Carr points out that over a two-year period between the ages of 13 and 15, the skull and jaw bone of the king man grew longer and the teeth thickened, essentially similar to the adult tyrannosaur. The second milestone growth change for the Tyrannosaurus was after the age of 15, when they reached 3 tons on their 18th birthday, which is important because other Tyrannosaurus rex is not as heavy as other species, and has become a super predator compared to other species.

Mr Zano said it was known that tyrannosaurs had overtaken other tyrannosaur sorority species in terms of growth, which had grown in size by rapidweight gain, and that tyrannosaurs had to go from being cubs to bone-crushing giants in about 20 years.

Controversy over Dwarf Tyrannosaurus: Is the Dwarf Dragon Real?

3. The tyrannosaur has gone through 21 different stages of growth, growing from a thin little guy to a mature king of giant dinosaurs, and has experienced two important stages in its growth process – puberty and about 18 years old.

However, the robust and strong adult tyrannosaurs are not necessarily older than the thin adult tyrannosaurs, Carr points out, and we found a dinosaur fossil sample named “Scotty” in the fossil sample snags that may not seem old, but it is actually the largest and most robust of all dinosaur samples. According to the study, Scotty is between the ages of 23 and 27, which means it is young.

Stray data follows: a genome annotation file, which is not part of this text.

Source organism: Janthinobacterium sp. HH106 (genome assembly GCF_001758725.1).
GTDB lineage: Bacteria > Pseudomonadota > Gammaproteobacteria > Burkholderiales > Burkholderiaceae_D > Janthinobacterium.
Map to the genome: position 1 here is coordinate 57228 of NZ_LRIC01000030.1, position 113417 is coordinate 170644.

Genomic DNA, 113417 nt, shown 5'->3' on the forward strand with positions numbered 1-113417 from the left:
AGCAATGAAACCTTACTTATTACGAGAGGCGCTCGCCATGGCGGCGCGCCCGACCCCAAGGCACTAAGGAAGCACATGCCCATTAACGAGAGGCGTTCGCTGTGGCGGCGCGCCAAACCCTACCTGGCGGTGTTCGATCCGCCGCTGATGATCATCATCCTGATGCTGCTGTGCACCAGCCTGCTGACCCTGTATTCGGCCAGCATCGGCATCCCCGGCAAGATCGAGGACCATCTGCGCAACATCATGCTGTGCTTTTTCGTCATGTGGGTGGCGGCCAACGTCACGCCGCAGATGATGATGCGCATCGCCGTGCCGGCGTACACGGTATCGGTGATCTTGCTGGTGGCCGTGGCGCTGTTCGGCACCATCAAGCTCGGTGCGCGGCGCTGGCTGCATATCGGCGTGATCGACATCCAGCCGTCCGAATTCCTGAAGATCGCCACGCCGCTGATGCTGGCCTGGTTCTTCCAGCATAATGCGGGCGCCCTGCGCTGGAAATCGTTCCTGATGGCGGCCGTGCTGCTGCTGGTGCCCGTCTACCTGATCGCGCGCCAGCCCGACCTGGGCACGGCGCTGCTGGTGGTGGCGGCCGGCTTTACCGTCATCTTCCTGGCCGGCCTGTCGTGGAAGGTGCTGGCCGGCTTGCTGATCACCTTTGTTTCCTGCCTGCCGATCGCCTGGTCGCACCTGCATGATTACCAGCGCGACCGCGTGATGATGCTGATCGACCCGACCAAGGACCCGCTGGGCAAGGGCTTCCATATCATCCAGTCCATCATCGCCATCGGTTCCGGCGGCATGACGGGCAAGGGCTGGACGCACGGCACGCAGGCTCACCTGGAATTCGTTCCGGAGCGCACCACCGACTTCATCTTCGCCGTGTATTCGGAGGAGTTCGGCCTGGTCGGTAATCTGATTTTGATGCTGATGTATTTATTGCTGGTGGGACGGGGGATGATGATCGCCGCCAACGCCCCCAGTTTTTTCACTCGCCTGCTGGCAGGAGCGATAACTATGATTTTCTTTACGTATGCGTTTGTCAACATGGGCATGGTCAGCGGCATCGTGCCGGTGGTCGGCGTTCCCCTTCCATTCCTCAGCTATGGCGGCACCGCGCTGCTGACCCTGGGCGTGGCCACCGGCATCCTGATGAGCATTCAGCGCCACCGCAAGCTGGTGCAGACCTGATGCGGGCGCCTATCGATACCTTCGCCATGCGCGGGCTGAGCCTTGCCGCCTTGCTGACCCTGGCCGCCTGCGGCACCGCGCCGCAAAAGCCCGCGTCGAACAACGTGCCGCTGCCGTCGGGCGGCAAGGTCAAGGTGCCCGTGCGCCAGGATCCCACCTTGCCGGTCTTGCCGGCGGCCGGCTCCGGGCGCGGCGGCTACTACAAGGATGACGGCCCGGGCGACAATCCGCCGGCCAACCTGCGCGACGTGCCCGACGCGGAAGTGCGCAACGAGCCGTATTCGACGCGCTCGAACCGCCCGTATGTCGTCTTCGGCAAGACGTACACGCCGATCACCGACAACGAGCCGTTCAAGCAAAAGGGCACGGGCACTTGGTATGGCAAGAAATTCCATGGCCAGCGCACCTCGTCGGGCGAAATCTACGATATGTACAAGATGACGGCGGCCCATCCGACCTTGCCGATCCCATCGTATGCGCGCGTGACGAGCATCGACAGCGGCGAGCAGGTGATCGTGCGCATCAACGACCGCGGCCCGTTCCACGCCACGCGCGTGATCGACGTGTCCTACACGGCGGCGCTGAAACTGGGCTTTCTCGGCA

At the same time, Carr’s research data show that male and female tyrannosaur bones look almost identical, as do other dinosaur species, and the only known way to determine the sex of dinosaurs is to see if it has a dinosaur egg, or to find myelin bone, a special bone tissue that is found only in the longer skeletons of female tyrannosaurs.

Is the dwarf tyrannosaur real?

On the controversy, Carr studied the “Cleveland Skull” – the first skull known as the Dwarf Tyrannosaurus — and the teenage “Jane’s Skull” – another dwarf tyrannosaur candidate, which some scientists believe is a kind of dwarf tyrannosaur, but others say it’s only a young tyrannosaur.

Carr points out that based on data collected from each fossil specimen, these so-called mini-scale dinosaurs are fully in line with the growth cycle of the tyrannosaurs. If they were a separate species, they would be a branch based on the tyrannosaurs, but they are not, but have evolutionary continuity. In addition, “Jane’s Skull” is in the process of a growth transition between the younger Cleveland Skull and the older Tyrannosaurus rex.

The results showed that the “Jane’s Skull” has shown that the bone color has become darker, the phenomenon is not seen in the “Cleveland Skull”, so it is like the “Cleveland Skull” and the sub-adult king dragon missing link.

Another study, published in the journal Science Advances, found that “Jane’s Skull” showed the characteristics of the young dinosaurs of the active growth stage, which did not enter the rapid growth phase, meaning that it was a growing tyrannosaur, rather than the dwarf tyrannosaur that scientists had previously speculated about.

However, More in-depth research and analysis is needed to see if the dwarf tyrannosaurs are real, says Macaulay Curator, curator of paleontology at the American Museum of Natural History.